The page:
If someone is doing something what will use all of the writes of an SSD, they are most likely a power user and will know this fact. They will either opt for a mechanical drive, or face the risk of a failing SSD.
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post #16 of 64
Quote:
Originally Posted by demoship View Post

Uh, waiting for a drive to fail then recovering it isn't an option for most people. Hard drive recovery bills can easily be $2 - 3K or higher.

For most people, if their hard drive bricks the data's gone for good, because they're not going to spend a few grand to get the data back off of it.

Btw, I've had my 256 GB drive for 3 days and I'm up to 238 GB of writes. 80 of that's from copying my old drive onto the SSD. Not sure how much the drive was shipped with (presumably they do some kind of testing). I don't currently do any kind of programming, but if I do again, that can easily burn through a lot of writes since you're constantly building, editing, building, editing, etc. I also run virtual machines for web browsing and run other software (like bitcoin clients) that do small writes 24/7. Any TV/movies are a gig or a few gigs each.

For the VAST majority of users, and well over 90% of the enthusiast market there isnt an SSD made that is in danger of hitting its write cap in less than 3 or 4 years.
And thats assuming someone is writing 25+ GB per day.

There are enterprise SSDs for loads more similar to yours that have much higher caps on write cycles.
They are, of course, more expensive.
And using a Mechanical drive for storing media is still the common practice.

It sounds to me like using an SSD for your needs is a calculated decision in a specific situation that is not indicative of some danger to standard user, or even normal enthusiasts.
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post #17 of 64
What are you talking about people?The moment you put your data on any kind of media ,even your brain ,that data is in risk so back up is what normal people do in this situation.I am not normal so i make back up of back up.
Edited by Unit Igor - 4/7/14 at 12:10am
post #18 of 64
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Quote:
Originally Posted by Unit Igor View Post

What are you talking about people?The moment you put your data on any kind of media ,even your brain ,that data is in risk so back up is what normal people do in this situation.I am not normal so i make back up of back up.

I back up important data.

My app/game installations and stuff like game save files I don't consider 'important data' so if my drive crashes, it's going to take me some time to get everything I need installed again.

And btw, I'm up to 306 GB of writes now (up from 238 GB earlier today). Most of that is because I did some config changes on my VMs, made a new one and backed em up, but in the past few hours I had about 5 GB of writes and I wasn't doing anything at all that used the drive. (just browsing the web, played some games)

So I have no idea how people are averaging 10 GB / day in usage.
post #19 of 64
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Quote:
Originally Posted by gunzkevin1 View Post

Well, typically when a modern SSD fails, it can not be written to. It can be read from and copied to a new drive so no files are lost. But even if this fails, and the information is important enough, there are recovery methods.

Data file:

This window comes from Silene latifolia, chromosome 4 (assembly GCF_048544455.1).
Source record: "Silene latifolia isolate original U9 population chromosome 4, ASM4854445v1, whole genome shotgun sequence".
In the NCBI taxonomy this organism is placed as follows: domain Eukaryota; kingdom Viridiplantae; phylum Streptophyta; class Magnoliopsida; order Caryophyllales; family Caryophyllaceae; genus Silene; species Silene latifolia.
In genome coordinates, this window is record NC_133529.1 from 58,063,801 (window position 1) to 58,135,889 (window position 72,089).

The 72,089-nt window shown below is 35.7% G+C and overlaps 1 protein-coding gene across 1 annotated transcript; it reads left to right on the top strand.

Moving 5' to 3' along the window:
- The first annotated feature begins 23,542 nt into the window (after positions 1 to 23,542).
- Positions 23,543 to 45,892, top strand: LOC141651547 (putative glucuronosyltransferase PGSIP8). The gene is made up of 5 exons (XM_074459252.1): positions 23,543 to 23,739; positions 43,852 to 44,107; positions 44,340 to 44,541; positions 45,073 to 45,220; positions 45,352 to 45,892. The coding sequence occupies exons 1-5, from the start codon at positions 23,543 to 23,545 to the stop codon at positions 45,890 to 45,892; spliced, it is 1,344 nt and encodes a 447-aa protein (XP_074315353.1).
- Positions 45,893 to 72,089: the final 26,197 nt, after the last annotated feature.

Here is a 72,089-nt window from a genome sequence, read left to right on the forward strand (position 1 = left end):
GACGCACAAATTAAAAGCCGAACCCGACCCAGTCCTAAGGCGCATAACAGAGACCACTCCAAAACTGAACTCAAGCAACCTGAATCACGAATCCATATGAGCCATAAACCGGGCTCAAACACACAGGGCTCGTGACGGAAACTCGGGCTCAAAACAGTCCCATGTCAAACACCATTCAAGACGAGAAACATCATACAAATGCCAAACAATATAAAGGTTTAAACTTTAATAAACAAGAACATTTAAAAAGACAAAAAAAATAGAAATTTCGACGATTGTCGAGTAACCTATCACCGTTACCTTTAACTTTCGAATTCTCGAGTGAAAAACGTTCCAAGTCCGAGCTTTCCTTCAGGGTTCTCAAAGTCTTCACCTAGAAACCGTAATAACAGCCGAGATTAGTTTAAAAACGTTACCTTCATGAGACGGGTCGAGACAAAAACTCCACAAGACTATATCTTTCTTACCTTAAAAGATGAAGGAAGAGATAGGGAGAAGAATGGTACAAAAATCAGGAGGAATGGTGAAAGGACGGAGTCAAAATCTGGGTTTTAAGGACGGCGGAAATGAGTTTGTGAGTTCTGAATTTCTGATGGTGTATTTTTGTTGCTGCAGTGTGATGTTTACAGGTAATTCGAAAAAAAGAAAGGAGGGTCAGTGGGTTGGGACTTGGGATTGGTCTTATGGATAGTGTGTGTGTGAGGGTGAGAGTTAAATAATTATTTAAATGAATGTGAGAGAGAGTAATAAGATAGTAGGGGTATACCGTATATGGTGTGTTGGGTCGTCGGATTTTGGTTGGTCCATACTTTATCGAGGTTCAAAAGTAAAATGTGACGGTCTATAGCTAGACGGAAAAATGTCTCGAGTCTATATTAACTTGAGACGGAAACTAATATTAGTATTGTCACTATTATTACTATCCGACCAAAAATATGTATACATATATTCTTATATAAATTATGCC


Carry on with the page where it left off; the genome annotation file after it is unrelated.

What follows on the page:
If someone is doing something what will use all of the writes of an SSD, they are most likely a power user and will know this fact. They will either opt for a mechanical drive, or face the risk of a failing SSD.

Actually I think when a SSD fails, the firmware in the drive figures that out because it's out of blocks to reallocate to, and the current write it's doing fails.

At that point most firmware doesn't handle it very well and just totally bricks. So it doesn't retain the ability to read what's still on the drive.
post #20 of 64
Quote:
Originally Posted by demoship View Post

Umm, platter disks have increased hugely in size and gotten much cheaper per GB, and have higher data density, but are not any more fragile then they were a decade ago (if anything they're more robust). I don't see why they can't improve the technology for NAND in the same way, to be cheaper and denser, but without being more fragile.

Totally different mechanisms of operation and failure. They aren't comparable in the slightest.

Magnetic platters never wear out unless something physically touches them, and the moving parts in mechanical HDDs have not been getting more fragile.

You cannot write/erase NAND without degrading it, and the thickness of the oxide layer that is being worn down shrinks with the manufacturing process.

There are some ideas on how to mitagate or repair wear that have not been tried commercially yet, but until these are implemented NAND is not going to get more durable. By the time they are implemented, SSDs may not even use NAND.
Quote:
Originally Posted by gunzkevin1 View Post

Who writes 25gb a day, yearly or monthly, let alone weekly?

I average more than 25GB of writes per day. Hell, I probably average more than 25GB of downloads a day.

A single minute of lossless FRAPS video (1080p, 60fps) is in the ballpark of 10GB. My video array in my primary system has been there for about 18 months; it's seen nearly a petabyte of writes in that time.
Quote:
Originally Posted by gunzkevin1 View Post

Besides, can't you still recover information from a worn out SSD? The cells still contain the info, it is just harder, and therefore costly to recover said info.

The duration a NAND cell holds data decreases with wear, and NAND is generally considered to have been worn out when it can only be sure to retain data for a year. If you keep using it until it stops working, your data may already be vanishing. Going to depend on the drive.